In this article, we are going to talk about the most common construction methods in North America, the wood frame frame construction. We have lots of trees in Canada, so naturally, the cost of wood products is relatively inexpensive. There has been a lot of research on wood as a building material, so we can better understand and utilize this renewable materials.
Wood are often used in buildings less than 4 stories. This is because wood as building materials cannot support its own weight when you stack it up too high. If you have a 6 storey building, you can assume 2 floors are concrete structure at the bottom and the upper 4 storeys are wood. For anything over 7 storeys high, you are looking at a reinforced concrete structure with steel stud interior walls. The construction industry has been trying to push the boundaries of wood.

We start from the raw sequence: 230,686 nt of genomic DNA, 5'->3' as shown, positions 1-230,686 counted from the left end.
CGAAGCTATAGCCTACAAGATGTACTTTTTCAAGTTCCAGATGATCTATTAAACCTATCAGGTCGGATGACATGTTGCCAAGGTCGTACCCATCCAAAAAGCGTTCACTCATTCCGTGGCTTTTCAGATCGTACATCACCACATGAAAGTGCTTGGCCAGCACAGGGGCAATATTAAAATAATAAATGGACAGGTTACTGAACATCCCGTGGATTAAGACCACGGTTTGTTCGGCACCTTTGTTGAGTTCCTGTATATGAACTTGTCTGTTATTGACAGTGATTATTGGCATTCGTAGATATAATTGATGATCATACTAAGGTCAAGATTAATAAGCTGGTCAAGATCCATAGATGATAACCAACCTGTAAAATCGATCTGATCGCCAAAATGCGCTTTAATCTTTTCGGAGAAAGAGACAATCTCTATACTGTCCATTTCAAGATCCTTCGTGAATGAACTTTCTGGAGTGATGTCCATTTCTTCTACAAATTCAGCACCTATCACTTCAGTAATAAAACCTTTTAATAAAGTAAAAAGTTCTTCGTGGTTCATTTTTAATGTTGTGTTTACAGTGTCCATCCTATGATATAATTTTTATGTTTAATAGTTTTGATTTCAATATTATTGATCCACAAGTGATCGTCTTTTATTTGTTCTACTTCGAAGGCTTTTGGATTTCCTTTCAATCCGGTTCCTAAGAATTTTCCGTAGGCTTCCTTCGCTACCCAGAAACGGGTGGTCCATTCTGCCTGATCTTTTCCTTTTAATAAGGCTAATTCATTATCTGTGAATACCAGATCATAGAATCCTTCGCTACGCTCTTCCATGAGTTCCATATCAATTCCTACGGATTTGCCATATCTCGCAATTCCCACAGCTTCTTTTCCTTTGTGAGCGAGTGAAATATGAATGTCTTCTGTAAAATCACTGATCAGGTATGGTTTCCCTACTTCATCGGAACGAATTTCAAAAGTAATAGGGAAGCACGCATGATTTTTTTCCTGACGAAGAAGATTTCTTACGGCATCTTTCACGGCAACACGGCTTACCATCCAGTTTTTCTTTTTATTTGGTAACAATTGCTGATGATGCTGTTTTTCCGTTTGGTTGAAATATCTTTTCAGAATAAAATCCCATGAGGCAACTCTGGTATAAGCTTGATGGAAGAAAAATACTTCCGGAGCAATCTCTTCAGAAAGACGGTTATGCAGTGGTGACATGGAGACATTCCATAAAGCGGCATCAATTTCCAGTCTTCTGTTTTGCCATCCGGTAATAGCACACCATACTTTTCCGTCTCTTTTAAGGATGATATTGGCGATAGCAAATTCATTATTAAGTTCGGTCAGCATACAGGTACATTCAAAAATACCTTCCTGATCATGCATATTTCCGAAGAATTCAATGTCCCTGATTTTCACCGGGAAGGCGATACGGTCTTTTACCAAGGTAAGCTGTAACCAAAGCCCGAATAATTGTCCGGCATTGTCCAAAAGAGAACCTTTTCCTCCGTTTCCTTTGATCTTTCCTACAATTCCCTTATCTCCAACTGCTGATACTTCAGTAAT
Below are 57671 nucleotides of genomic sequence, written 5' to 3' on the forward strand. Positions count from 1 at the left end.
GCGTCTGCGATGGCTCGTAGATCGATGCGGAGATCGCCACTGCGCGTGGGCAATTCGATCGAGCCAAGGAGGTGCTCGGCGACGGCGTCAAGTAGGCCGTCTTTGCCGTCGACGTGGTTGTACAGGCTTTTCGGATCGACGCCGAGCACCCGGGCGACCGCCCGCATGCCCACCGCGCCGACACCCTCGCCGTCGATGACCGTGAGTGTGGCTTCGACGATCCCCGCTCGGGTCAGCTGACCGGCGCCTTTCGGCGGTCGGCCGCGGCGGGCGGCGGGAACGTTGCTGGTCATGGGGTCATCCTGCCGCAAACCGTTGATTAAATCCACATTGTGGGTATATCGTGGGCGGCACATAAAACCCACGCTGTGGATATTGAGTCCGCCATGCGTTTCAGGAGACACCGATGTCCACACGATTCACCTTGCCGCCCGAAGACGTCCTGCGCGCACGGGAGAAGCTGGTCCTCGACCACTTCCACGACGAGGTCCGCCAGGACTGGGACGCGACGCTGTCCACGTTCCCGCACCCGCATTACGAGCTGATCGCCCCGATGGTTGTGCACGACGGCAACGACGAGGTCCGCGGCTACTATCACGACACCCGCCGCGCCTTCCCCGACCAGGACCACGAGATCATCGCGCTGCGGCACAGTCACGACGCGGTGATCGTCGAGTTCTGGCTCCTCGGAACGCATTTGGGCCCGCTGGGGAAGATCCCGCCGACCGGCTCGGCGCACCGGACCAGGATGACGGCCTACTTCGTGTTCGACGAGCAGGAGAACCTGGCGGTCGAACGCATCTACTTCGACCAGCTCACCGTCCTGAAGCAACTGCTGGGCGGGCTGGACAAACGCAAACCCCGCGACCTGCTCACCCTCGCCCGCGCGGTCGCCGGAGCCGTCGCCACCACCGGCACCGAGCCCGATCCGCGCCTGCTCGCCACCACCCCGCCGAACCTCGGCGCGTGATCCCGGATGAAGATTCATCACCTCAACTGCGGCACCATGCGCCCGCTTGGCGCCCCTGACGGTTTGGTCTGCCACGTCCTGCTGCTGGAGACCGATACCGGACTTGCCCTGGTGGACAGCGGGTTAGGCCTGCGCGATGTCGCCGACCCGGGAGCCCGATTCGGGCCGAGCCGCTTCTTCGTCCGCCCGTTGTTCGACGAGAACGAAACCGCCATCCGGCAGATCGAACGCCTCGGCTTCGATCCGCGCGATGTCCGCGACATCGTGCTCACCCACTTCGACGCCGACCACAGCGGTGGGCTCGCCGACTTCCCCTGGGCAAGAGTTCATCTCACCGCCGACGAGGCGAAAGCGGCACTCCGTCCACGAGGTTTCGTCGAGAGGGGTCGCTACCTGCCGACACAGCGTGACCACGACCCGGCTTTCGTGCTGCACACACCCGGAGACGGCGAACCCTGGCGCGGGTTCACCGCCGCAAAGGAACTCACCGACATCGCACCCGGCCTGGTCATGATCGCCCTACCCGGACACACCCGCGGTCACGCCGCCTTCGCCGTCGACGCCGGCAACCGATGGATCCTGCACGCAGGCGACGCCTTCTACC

Wood Frame Construction
Wood frame construction is a construction method to create a wooden skeletal frame for the building that is structurally sound with the minimum material. The initial intent was to aim for using the least amount of wood. At one point in construction history someone realized that wood is not the best thermal insulator, and the voids between the wood is a perfect place for improvement. Wood frame construction use wood for structural support with insulation in between to reduce heat transfer.
Dimensional Lumber nominal size and actual size
The wood are saw to studs of different sizes. We call these “Dimensional Lumber” that comes in a typical of 2×4, 2×6, 2×8, 2×10, 2×12 profile with various lengths of 8’ to 16’ with 2’ increment. Wood are organic material, so they will shrink as moisture decrease. When people are talking about a 2×4 stud, the dimension is actually 1.5” x 3.5”. These shrinkage are proportional, so a 2×8 stud has an actual dimension of 1.5” x 7.25”. You can see that it shrink for an additional quarter inch. The cost for these wood studs increase in price as the size gets larger because it requires a longer time for the trees to grow. Also because they are more rare. A contractor who is trying to save construction cost may connect 2 shorter studs rather than using a whole stud. The inspectors will have to make sure this is done correctly.